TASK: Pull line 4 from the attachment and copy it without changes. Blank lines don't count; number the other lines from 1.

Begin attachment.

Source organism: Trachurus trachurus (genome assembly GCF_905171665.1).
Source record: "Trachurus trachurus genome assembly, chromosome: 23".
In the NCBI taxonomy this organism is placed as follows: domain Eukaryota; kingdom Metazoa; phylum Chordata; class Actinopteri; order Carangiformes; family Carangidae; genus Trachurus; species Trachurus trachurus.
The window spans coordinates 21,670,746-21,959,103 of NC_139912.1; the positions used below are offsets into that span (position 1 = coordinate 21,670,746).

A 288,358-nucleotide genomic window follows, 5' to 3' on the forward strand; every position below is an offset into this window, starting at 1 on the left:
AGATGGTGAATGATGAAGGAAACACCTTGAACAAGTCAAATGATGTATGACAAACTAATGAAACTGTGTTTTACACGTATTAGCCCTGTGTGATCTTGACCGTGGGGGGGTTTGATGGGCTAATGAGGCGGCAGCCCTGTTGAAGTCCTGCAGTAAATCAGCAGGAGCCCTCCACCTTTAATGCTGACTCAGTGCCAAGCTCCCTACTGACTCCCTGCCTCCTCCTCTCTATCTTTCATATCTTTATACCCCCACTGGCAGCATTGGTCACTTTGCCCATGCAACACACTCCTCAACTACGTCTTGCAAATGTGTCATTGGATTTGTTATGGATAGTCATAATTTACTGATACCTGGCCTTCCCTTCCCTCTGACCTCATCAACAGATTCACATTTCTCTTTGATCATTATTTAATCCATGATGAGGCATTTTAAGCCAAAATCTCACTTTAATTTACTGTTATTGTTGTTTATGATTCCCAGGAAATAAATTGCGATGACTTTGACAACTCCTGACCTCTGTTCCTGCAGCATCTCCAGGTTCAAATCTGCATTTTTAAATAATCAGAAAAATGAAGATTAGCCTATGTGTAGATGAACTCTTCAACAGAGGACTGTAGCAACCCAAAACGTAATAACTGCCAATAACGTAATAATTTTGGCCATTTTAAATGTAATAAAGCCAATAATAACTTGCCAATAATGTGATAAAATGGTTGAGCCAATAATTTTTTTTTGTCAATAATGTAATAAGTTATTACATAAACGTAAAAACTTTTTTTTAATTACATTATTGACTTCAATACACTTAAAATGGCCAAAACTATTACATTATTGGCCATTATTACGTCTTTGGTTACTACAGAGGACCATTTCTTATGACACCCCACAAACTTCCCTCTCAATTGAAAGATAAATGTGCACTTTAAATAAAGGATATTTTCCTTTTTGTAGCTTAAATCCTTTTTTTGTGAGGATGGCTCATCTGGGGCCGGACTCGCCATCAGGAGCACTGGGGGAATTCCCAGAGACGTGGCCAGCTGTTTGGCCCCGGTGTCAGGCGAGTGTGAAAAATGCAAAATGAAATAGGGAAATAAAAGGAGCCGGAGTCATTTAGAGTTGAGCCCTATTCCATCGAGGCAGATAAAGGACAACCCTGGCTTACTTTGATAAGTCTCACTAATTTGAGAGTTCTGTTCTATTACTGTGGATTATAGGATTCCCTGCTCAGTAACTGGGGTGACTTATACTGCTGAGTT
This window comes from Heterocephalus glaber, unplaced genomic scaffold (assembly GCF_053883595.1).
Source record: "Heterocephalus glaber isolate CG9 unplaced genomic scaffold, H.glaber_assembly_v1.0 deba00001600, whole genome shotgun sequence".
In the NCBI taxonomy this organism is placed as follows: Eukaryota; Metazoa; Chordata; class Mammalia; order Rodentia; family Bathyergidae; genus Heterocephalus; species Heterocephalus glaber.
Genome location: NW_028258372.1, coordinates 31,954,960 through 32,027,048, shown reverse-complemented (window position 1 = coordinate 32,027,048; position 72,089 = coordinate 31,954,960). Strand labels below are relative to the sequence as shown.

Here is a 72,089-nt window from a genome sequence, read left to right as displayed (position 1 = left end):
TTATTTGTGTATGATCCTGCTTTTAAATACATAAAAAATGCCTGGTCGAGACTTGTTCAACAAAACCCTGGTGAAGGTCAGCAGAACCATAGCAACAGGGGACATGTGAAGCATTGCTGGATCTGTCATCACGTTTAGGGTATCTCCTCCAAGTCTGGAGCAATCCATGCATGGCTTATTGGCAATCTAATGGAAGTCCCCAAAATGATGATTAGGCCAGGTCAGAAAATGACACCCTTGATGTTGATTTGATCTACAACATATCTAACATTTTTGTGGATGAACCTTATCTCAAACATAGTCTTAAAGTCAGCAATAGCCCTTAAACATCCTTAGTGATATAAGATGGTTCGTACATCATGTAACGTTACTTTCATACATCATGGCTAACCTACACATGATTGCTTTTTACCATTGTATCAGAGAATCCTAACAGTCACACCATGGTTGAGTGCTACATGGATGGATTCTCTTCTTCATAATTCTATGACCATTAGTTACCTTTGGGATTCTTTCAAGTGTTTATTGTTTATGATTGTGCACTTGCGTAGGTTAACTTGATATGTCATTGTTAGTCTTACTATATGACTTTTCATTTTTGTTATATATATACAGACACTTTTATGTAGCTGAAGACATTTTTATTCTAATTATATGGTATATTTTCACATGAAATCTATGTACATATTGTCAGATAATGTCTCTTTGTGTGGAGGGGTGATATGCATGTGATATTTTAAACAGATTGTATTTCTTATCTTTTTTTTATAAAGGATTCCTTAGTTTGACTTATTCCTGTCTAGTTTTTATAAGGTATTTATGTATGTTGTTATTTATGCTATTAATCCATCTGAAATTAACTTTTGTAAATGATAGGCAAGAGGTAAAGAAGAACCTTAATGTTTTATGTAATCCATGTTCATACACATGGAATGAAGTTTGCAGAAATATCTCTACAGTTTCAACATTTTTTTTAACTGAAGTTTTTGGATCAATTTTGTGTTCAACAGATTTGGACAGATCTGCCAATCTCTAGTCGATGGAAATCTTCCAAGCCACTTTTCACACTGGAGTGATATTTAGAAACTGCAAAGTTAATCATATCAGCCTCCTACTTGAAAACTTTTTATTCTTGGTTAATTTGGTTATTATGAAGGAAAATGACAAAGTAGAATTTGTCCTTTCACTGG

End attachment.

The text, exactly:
The window spans coordinates 21,670,746-21,959,103 of NC_139912.1; the positions used below are offsets into that span (position 1 = coordinate 21,670,746).